The San Diego City Council and the Board of Port Commissioners each voted in support of a three-party settlement agreement this Tuesday to secure long term control of the land needed to expand and modernize the San Diego Convention Center using voter-approved funding.
The agreement, which allows the City to gain control of the site if a measure to fund the Convention Center expansion is approved by voters in November, sets up San Diego to complete its long-standing goal of growing the regional economy with a modern convention facility that attracts more tourism spending.
“This agreement removes the final hurdle to securing the land we need to modernize and expand the economic engine that is the San Diego Convention Center,” said San Diego Mayor Kevin Faulconer. “This project is absolutely essential for growing our regional economy, adding local jobs and generating new revenue that can be used to improve our neighborhoods.”
The settlement agreement between the City, Port of San Diego, and Fifth Avenue Landing LLC (FAL), which has long held a lease on the property needed for the next phase of Convention Center expansion, calls for two alternatives to proceed. The scenarios are based on whether voters approve a citizens’ initiative to fund the expansion that is planned for the November ballot.
If the citizens’ initiative passes: The Port will purchase the existing leasehold from FAL for approximately $33 million (ahead of the fall election, the Port will make an initial non-refundable payment of approximately $5 million toward that amount). Also, if the initiative passes, the City will purchase a new leasehold from the Port with an 18-year extension through 2042 – with the ability to extend for a full 66 years if Convention Center expansion construction timelines are met – for a price of $28 million, funded with revenue from the citizens’ initiative. These transactions will be made in three concurrent installments over the course of 2019.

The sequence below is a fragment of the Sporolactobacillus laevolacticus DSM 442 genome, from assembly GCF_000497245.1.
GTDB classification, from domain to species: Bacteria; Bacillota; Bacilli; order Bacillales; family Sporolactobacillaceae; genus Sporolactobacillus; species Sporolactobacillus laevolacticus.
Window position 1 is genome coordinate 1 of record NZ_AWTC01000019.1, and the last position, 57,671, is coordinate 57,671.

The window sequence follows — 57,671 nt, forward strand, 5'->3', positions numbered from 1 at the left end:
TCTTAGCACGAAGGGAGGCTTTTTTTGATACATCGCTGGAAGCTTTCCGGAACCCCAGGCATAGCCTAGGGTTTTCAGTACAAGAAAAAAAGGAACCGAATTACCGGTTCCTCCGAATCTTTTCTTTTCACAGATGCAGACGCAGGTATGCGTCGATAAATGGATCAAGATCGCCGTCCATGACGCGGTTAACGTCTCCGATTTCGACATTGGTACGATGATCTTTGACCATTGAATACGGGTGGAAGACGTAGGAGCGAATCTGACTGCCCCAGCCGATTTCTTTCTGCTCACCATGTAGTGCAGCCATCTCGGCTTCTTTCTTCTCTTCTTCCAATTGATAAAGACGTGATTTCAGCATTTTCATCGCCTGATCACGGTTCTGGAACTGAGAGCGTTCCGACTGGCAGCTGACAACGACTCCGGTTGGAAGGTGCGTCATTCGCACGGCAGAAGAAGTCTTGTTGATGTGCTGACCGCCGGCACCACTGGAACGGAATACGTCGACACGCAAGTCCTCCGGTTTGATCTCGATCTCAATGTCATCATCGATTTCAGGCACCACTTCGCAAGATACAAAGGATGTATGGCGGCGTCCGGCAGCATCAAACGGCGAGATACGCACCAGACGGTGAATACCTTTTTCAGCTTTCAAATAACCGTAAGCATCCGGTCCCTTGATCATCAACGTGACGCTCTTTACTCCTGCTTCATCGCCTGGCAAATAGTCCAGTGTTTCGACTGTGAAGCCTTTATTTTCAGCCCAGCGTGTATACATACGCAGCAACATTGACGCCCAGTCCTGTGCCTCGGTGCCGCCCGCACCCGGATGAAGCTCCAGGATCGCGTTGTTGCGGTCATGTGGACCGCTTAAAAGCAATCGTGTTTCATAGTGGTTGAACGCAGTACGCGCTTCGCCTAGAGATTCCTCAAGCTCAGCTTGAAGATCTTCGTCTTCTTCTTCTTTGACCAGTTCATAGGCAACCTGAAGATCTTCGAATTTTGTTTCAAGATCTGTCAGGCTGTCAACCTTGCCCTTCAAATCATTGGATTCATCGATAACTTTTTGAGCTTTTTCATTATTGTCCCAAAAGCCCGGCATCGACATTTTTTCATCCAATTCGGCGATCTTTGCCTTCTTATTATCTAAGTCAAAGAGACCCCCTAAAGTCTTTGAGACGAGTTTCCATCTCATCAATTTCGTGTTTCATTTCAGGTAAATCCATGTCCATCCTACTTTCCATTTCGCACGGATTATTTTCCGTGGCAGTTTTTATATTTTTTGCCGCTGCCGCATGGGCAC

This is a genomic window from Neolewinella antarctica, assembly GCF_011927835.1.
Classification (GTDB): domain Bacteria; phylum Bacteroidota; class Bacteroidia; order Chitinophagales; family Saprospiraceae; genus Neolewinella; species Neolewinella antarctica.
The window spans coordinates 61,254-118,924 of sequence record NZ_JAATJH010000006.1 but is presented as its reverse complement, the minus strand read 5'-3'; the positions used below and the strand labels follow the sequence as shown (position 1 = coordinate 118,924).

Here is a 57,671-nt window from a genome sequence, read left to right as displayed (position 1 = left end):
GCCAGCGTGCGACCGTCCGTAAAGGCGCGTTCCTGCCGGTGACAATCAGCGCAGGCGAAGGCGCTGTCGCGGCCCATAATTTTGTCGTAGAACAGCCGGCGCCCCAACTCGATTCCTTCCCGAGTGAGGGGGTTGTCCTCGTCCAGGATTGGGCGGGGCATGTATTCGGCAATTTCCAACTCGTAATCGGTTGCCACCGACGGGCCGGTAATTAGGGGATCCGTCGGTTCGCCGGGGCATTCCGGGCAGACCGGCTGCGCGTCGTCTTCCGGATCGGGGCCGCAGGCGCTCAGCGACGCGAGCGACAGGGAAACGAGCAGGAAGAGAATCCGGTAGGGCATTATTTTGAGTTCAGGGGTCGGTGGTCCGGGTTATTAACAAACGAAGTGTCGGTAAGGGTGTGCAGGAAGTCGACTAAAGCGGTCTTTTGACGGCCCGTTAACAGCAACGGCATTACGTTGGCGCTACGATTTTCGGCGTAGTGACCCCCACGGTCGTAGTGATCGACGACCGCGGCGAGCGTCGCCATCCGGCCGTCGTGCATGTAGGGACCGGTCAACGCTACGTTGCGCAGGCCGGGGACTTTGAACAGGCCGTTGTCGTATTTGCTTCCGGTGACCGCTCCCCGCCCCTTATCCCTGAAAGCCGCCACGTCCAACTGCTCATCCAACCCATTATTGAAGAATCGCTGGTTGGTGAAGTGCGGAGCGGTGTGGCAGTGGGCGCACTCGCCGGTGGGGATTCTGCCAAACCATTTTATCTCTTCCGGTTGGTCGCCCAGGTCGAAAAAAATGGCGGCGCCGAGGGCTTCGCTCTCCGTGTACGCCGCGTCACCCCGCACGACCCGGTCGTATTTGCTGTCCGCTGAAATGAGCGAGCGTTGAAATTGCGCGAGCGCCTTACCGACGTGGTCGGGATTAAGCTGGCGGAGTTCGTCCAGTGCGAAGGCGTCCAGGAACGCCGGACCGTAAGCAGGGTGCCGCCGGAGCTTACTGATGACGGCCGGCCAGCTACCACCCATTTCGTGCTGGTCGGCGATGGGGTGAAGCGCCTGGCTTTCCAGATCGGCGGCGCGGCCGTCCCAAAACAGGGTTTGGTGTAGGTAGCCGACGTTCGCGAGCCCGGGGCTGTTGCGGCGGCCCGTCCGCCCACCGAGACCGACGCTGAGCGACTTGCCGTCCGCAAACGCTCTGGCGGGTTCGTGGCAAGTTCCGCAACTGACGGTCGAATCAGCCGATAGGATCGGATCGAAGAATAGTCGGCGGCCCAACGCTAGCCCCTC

If the citizens’ initiative does not pass: the City does not make the $28 million payment to the Port, and the Port does not purchase the leasehold from FAL. Also, it the initiative does not pass, the City reimburses the Port for its approximately $5 million down payment to FAL, paid with money set aside in the City’s public liability fund for resolving litigation. And FAL can continue to seek Port approval of a hotel project at the site.
“The Convention Center Expansion is an essential project for regional prosperity, and the Port of San Diego is proud to support it. I am pleased that we were able to facilitate a deal with a long-time, good-standing Port tenant and a greatly valued Port member city to make it possible to expand the Convention Center,” said Board of Port Commissioners Chairman, Rafael Castellanos. “This is a smart and sensible deal that ensures that our waterfront land will benefit the public as much as possible.”